As most Christian Pseudo-Scholars seem to have such a problem with the idea of philosophical coherence, let’s examine another example.
Take as our second example, Chinese food. When I was a boy growing up in a poor area of England foreign food did not exist, which was a shame as English cuisine of the 1960s was disgusting.
Imagine our delight when a Chinese take-away opened at the end of our street. On dark winter evenings, a large group of scruffy boys would appear outside the newly painted shop like so many moths around a brightly painted lantern.
The highlight of my grey and loveless life came in the form of the exotic Chinese delicacy they charmingly called ‘Spring Rolls’. Until, that is, someone in our gang mentioned – just as I bit into an envelope of deep fried batter stuffed full of bean shoots – that Spring Rolls were full of worms.
To say that I was explosively sick would be an understatement.
My friend’s paradigm – that Spring Rolls were made from earth worms – was based on one observation and one assumption:
- Deep fried bean shoots do look like worms.
- As we were all totally ignorant – it seemed perfectly possible that the Chinese did, in fact, eat worms.
And thus was born a lifetime aversion to bean shoots, despite the fact that the pillars of my belief are easily dissolved.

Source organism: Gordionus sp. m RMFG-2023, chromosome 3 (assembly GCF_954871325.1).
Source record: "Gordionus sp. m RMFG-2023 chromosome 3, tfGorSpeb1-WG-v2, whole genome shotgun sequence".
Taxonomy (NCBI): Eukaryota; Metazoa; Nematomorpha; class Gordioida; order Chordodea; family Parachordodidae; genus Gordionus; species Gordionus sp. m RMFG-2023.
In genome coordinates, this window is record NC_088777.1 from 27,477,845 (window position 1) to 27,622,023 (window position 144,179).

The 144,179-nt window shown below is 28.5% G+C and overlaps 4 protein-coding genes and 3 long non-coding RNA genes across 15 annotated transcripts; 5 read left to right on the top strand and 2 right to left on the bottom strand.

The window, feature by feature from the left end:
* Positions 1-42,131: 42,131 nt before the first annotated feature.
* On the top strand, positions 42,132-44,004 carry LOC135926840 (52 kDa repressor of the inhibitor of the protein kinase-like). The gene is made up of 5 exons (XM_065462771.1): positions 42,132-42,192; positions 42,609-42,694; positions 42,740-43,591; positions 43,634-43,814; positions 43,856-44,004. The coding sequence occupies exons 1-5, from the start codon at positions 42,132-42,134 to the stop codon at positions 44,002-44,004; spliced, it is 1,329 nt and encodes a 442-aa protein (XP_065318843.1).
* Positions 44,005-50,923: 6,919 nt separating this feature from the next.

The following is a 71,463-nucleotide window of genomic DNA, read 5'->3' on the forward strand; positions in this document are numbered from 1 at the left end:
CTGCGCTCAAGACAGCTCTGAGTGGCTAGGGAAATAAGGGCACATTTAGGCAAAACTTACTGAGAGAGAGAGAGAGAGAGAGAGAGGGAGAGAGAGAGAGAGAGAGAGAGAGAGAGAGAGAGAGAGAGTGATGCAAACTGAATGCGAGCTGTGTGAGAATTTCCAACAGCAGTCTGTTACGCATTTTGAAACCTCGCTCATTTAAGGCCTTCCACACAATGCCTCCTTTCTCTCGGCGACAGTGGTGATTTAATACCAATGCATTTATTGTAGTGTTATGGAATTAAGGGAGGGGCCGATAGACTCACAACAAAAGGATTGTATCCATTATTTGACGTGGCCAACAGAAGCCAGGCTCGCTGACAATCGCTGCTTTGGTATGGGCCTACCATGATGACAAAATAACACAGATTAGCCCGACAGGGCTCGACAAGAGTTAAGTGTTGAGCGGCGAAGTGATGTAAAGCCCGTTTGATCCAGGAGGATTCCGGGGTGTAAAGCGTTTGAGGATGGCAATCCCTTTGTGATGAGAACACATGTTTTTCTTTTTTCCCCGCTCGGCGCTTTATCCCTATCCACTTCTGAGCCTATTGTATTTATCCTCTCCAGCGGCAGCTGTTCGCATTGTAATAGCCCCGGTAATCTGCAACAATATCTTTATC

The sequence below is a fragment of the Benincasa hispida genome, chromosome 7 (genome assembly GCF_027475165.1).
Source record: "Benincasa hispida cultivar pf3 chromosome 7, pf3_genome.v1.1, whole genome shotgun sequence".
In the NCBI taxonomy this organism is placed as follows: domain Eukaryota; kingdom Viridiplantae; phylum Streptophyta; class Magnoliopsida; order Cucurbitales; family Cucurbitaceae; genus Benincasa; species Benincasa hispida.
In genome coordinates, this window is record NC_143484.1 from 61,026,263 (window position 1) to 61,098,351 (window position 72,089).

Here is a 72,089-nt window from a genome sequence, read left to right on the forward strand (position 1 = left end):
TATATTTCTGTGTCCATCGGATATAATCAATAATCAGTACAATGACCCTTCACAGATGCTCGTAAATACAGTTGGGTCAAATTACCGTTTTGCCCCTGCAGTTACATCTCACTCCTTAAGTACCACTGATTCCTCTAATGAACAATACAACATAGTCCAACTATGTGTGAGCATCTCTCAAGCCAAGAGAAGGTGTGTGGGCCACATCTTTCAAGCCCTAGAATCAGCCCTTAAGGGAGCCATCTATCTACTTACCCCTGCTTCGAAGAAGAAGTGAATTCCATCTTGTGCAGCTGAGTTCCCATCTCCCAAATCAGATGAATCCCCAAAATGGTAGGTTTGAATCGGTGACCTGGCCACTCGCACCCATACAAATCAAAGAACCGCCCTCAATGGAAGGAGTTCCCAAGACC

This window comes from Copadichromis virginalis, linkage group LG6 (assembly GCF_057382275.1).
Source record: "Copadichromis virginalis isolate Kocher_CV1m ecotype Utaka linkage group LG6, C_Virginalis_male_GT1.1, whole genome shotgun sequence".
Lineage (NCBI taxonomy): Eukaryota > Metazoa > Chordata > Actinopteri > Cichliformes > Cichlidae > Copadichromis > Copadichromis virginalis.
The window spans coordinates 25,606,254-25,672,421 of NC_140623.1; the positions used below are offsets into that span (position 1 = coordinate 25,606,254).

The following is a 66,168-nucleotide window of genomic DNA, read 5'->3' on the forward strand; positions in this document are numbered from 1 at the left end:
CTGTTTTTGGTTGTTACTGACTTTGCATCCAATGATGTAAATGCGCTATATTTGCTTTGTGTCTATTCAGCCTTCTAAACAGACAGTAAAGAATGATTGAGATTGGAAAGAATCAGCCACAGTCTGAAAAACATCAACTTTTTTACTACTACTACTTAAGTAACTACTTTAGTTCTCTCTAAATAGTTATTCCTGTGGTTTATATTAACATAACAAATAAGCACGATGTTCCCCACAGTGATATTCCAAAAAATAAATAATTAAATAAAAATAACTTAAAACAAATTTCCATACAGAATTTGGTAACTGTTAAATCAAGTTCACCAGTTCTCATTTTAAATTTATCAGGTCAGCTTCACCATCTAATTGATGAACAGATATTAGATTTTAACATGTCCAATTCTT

So any literary representation of me in the future, would not be believable if I were described as a lover of Spring Rolls.
So much then for philosophical paradigms and their coherence. Let’s get to the meat of this discussion.
Introducing the Q-Source
I will not bore you with a detailed explanation of the Q-Source as I have done so – ad nauseam – elsewhere: on our website, in my books and in published papers but for the newly interested honest reader, I will just give a quick synopsis here.
Reading the Synoptic Gospels horizontally, the attentive reader will notice that they are all biographical stories told from the perspective of the omniscient narrator – knowing the contents of people’s thoughts and private conversations – usually these stories are there to engender belief or justify a Pauline Paradigm. With so many mistakes in history, geography and culture these story elements must be carefully quarantined on the fiction pile.
While reading horizontally, we can also see that huge chunks of narrative and incidental dialogue have been copied between the Gospels. So much then for Christianity.
However, there also exists a collection of logia (phrases, sentences, paradigms) that offer up philosophical paradigms, which spectacularly contradict the philosophical basis of the Gospel narratives.
I am not the only one to notice this fact and cannot claim it for myself. However, I will not bolster my argument by citing their authority here.
Instead, let’s examine a couple of examples for ourselves: